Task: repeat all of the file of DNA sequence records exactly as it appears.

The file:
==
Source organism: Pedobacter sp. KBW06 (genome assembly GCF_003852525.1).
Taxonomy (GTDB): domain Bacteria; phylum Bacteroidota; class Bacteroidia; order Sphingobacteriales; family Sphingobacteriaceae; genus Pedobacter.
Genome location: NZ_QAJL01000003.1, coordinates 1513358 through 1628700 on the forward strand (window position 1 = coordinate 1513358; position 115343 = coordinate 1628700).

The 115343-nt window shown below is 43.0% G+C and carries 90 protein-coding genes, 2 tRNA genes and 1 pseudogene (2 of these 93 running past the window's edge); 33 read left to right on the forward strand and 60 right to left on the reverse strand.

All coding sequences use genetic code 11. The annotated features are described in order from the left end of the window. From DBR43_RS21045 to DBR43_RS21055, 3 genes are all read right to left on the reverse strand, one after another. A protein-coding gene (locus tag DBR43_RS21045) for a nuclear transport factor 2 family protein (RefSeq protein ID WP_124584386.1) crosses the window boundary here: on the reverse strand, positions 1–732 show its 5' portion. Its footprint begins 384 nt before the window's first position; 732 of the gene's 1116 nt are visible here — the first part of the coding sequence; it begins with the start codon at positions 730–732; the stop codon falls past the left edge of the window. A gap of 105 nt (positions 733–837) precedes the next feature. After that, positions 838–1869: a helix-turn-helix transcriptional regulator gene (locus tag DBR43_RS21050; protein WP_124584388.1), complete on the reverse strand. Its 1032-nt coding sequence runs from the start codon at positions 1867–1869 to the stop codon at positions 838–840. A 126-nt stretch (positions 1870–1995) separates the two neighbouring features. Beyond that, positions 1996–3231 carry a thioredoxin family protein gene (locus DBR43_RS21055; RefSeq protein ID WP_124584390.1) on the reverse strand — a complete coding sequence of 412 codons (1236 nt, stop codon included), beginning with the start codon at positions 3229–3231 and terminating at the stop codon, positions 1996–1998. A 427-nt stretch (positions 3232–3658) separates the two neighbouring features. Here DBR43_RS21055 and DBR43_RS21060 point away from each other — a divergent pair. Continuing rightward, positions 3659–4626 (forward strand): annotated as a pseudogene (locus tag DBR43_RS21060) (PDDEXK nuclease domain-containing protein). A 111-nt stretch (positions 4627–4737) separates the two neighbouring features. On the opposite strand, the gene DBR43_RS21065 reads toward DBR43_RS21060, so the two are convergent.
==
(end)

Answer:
Source organism: Pedobacter sp. KBW06 (genome assembly GCF_003852525.1).
Taxonomy (GTDB): domain Bacteria; phylum Bacteroidota; class Bacteroidia; order Sphingobacteriales; family Sphingobacteriaceae; genus Pedobacter.
Genome location: NZ_QAJL01000003.1, coordinates 1513358 through 1628700 on the forward strand (window position 1 = coordinate 1513358; position 115343 = coordinate 1628700).

The 115343-nt window shown below is 43.0% G+C and carries 90 protein-coding genes, 2 tRNA genes and 1 pseudogene (2 of these 93 running past the window's edge); 33 read left to right on the forward strand and 60 right to left on the reverse strand.

All coding sequences use genetic code 11. The annotated features are described in order from the left end of the window. From DBR43_RS21045 to DBR43_RS21055, 3 genes are all read right to left on the reverse strand, one after another. A protein-coding gene (locus tag DBR43_RS21045) for a nuclear transport factor 2 family protein (RefSeq protein ID WP_124584386.1) crosses the window boundary here: on the reverse strand, positions 1–732 show its 5' portion. Its footprint begins 384 nt before the window's first position; 732 of the gene's 1116 nt are visible here — the first part of the coding sequence; it begins with the start codon at positions 730–732; the stop codon falls past the left edge of the window. A gap of 105 nt (positions 733–837) precedes the next feature. After that, positions 838–1869: a helix-turn-helix transcriptional regulator gene (locus tag DBR43_RS21050; protein WP_124584388.1), complete on the reverse strand. Its 1032-nt coding sequence runs from the start codon at positions 1867–1869 to the stop codon at positions 838–840. A 126-nt stretch (positions 1870–1995) separates the two neighbouring features. Beyond that, positions 1996–3231 carry a thioredoxin family protein gene (locus DBR43_RS21055; RefSeq protein ID WP_124584390.1) on the reverse strand — a complete coding sequence of 412 codons (1236 nt, stop codon included), beginning with the start codon at positions 3229–3231 and terminating at the stop codon, positions 1996–1998. A 427-nt stretch (positions 3232–3658) separates the two neighbouring features. Here DBR43_RS21055 and DBR43_RS21060 point away from each other — a divergent pair. Continuing rightward, positions 3659–4626 (forward strand): annotated as a pseudogene (locus tag DBR43_RS21060) (PDDEXK nuclease domain-containing protein). A 111-nt stretch (positions 4627–4737) separates the two neighbouring features. On the opposite strand, the gene DBR43_RS21065 reads toward DBR43_RS21060, so the two are convergent.